The day after my birthday, I went to a midwife appointment where we heard our baby’s heartbeat. Shortly after, I passed a clot of blood. We called our midwife who was ironically busy helping to deliver a dear friend’s baby at that very minute. She talked us through what she thought was probably going to be a miscarriage. We went to bed shocked. There was nothing else that we could do. I woke up in the middle of the night with cramps that sent me to the shower and later, to the bath. I delivered (Is that even the right word?) a tiny, perfect baby around 2:30 a.m. We were devastated. The next morning found me back in the ER because I spiked a fever. It was a terrible trip. Not one person acknowledged our loss. I went through the usual battery of painful and invasive tests – all while just wanting to be at home, in bed, with my husband and young daughter. I also foolishly answered the phone when my friend’s number came up, thinking I could conceal my pain from her as she told us about the birth of her daughter. I ended up bawling on the phone while she comforted me. The fact I wrecked that moment makes me cringe to this day. 

I ended up with another bladder infection and was sent home with antibiotics and nothing else. The only person who’d gone out of their way to treat me nicely was an older gentleman volunteer who’d accompanied me to my ultrasound. He called me dear and offered me his arm. When he saw how unsteady I was, he insisted on finding a wheelchair. His kindness was what I held onto that day. The kindness of my friends and family was what got me through the next horrible days. Although technically no longer a patient, I was blown away by the care of the midwives who called to check up on us several times.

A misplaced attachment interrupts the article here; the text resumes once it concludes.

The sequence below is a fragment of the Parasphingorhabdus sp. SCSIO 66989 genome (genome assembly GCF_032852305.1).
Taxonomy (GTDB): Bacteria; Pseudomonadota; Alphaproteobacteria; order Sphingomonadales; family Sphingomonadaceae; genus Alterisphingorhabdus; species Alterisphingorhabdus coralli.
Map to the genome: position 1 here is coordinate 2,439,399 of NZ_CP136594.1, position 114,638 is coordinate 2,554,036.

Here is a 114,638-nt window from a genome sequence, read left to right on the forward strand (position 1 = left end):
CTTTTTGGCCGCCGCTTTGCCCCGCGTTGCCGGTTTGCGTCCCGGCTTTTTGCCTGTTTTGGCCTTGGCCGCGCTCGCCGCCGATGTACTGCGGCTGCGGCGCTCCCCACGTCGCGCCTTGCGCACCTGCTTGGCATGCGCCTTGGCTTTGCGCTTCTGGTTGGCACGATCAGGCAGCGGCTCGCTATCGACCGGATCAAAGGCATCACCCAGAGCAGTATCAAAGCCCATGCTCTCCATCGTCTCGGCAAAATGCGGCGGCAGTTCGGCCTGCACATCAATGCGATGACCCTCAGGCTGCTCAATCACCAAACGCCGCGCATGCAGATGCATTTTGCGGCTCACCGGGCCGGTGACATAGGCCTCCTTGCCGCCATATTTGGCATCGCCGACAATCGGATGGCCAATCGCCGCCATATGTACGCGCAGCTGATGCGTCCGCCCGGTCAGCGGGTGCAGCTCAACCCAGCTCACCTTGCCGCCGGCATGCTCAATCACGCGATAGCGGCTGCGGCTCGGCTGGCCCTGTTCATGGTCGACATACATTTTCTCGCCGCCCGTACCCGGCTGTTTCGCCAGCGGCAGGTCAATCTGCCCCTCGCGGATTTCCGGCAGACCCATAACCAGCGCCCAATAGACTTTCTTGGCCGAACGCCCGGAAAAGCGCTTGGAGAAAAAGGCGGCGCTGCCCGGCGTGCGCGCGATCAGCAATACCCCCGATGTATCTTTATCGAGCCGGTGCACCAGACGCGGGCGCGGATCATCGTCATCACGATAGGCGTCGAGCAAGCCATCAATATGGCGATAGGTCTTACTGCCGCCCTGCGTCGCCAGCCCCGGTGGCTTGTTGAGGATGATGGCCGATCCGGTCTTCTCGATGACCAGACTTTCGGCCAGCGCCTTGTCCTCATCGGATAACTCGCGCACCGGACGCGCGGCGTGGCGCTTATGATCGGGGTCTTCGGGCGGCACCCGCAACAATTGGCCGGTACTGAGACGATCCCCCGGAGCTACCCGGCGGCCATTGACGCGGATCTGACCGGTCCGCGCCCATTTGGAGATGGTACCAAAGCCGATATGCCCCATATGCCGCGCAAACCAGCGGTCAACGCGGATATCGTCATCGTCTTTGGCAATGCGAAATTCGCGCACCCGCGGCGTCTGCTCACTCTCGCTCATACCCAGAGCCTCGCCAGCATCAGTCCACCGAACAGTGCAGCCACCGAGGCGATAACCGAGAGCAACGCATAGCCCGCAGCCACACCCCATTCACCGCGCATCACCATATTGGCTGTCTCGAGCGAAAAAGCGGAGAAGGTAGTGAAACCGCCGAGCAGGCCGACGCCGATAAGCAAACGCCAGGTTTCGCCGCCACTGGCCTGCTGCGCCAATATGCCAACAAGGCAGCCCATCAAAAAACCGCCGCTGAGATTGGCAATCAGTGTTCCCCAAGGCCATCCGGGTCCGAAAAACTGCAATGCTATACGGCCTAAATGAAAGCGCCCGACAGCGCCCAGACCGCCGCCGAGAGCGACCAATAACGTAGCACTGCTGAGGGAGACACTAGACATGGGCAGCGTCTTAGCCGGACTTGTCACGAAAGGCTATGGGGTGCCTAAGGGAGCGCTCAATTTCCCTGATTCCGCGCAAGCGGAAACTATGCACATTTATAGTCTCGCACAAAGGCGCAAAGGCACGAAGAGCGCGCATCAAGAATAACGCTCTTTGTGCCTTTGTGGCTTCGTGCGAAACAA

Because we’d lost the baby at home, we decided to give our baby the most loving end of which we were capable. We laid him in our garden wrapped in the tiny “Big sister” t-shirt we’d purchased for our daughter. We planted a white peony with him which is the purest spring flower that I could think of. We also christened him Hugo in our hearts. 

I’m a small business owner/farmer and May 10th happens to mark the beginning of my busiest time of the year. Those weeks and months passed by in a fog of trying to smile at customers, trying to act normal, and sometimes failing entirely by crying in front of them.